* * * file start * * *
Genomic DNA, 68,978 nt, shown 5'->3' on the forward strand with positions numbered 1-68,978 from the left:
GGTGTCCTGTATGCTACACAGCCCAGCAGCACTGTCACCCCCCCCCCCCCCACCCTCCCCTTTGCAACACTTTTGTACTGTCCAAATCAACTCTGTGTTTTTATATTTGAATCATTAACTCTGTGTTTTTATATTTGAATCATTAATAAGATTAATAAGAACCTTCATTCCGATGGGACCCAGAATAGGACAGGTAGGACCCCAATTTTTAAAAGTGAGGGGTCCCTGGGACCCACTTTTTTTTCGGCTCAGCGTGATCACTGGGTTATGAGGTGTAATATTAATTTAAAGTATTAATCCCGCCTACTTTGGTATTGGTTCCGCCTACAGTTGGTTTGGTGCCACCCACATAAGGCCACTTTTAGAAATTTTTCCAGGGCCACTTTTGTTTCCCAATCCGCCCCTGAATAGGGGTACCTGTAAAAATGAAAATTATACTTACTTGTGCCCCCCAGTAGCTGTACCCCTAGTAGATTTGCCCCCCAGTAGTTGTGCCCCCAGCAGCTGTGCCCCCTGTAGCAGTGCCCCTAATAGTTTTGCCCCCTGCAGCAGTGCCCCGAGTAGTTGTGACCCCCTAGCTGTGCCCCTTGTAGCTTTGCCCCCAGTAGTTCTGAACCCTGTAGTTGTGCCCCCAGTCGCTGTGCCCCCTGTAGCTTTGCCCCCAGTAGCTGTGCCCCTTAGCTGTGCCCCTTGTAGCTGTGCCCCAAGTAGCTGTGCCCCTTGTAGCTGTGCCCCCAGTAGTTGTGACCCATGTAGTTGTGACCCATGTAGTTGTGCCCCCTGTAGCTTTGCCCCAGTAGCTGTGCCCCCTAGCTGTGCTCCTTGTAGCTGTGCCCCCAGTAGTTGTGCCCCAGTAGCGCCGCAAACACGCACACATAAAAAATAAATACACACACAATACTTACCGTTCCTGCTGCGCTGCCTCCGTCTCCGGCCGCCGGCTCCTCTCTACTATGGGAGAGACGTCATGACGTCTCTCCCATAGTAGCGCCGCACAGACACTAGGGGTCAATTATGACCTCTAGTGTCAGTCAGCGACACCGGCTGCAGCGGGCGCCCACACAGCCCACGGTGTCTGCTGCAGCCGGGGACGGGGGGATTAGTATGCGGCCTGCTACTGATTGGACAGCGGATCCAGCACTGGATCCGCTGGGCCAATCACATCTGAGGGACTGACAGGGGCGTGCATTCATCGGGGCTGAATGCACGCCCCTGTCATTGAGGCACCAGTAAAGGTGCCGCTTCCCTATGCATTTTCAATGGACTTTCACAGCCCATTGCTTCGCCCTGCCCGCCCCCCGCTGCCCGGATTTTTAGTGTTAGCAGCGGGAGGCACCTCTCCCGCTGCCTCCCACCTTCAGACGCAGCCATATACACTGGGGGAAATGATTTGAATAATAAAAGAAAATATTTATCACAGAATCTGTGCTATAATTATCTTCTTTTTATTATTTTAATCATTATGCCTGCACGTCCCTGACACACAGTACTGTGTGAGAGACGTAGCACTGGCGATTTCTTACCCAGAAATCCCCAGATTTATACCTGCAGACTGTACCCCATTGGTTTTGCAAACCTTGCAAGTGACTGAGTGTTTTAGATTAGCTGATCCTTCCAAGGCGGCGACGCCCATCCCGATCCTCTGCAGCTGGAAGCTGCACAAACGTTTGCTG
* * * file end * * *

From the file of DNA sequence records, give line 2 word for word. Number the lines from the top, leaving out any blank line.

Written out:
GGTGTCCTGTATGCTACACAGCCCAGCAGCACTGTCACCCCCCCCCCCCCCACCCTCCCCTTTGCAACACTTTTGTACTGTCCAAATCAACTCTGTGTTTTTATATTTGAATCATTAACTCTGTGTTTTTATATTTGAATCATTAATAAGATTAATAAGAACCTTCATTCCGATGGGACCCAGAATAGGACAGGTAGGACCCCAATTTTTAAAAGTGAGGGGTCCCTGGGACCCACTTTTTTTTCGGCTCAGCGTGATCACTGGGTTATGAGGTGTAATATTAATTTAAAGTATTAATCCCGCCTACTTTGGTATTGGTTCCGCCTACAGTTGGTTTGGTGCCACCCACATAAGGCCACTTTTAGAAATTTTTCCAGGGCCACTTTTGTTTCCCAATCCGCCCCTGAATAGGGGTACCTGTAAAAATGAAAATTATACTTACTTGTGCCCCCCAGTAGCTGTACCCCTAGTAGATTTGCCCCCCAGTAGTTGTGCCCCCAGCAGCTGTGCCCCCTGTAGCAGTGCCCCTAATAGTTTTGCCCCCTGCAGCAGTGCCCCGAGTAGTTGTGACCCCCTAGCTGTGCCCCTTGTAGCTTTGCCCCCAGTAGTTCTGAACCCTGTAGTTGTGCCCCCAGTCGCTGTGCCCCCTGTAGCTTTGCCCCCAGTAGCTGTGCCCCTTAGCTGTGCCCCTTGTAGCTGTGCCCCAAGTAGCTGTGCCCCTTGTAGCTGTGCCCCCAGTAGTTGTGACCCATGTAGTTGTGACCCATGTAGTTGTGCCCCCTGTAGCTTTGCCCCAGTAGCTGTGCCCCCTAGCTGTGCTCCTTGTAGCTGTGCCCCCAGTAGTTGTGCCCCAGTAGCGCCGCAAACACGCACACATAAAAAATAAATACACACACAATACTTACCGTTCCTGCTGCGCTGCCTCCGTCTCCGGCCGCCGGCTCCTCTCTACTATGGGAGAGACGTCATGACGTCTCTCCCATAGTAGCGCCGCACAGACACTAGGGGTCAATTATGACCTCTAGTGTCAGTCAGCGACACCGGCTGCAGCGGGCGCCCACACAGCCCACGGTGTCTGCTGCAGCCGGGGACGGGGGGATTAGTATGCGGCCTGCTACTGATTGGACAGCGGATCCAGCACTGGATCCGCTGGGCCAATCACATCTGAGGGACTGACAGGGGCGTGCATTCATCGGGGCTGAATGCACGCCCCTGTCATTGAGGCACCAGTAAAGGTGCCGCTTCCCTATGCATTTTCAATGGACTTTCACAGCCCATTGCTTCGCCCTGCCCGCCCCCCGCTGCCCGGATTTTTAGTGTTAGCAGCGGGAGGCACCTCTCCCGCTGCCTCCCACCTTCAGACGCAGCCATATACACTGGGGGAAATGATTTGAATAATAAAAGAAAATATTTATCACAGAATCTGTGCTATAATTATCTTCTTTTTATTATTTTAATCATTATGCCTGCACGTCCCTGACACACAGTACTGTGTGAGAGACGTAGCACTGGCGATTTCTTACCCAGAAATCCCCAGATTTATACCTGCAGACTGTACCCCATTGGTTTTGCAAACCTTGCAAGTGACTGAGTGTTTTAGATTAGCTGATCCTTCCAAGGCGGCGACGCCCATCCCGATCCTCTGCAGCTGGAAGCTGCACAAACGTTTGCTG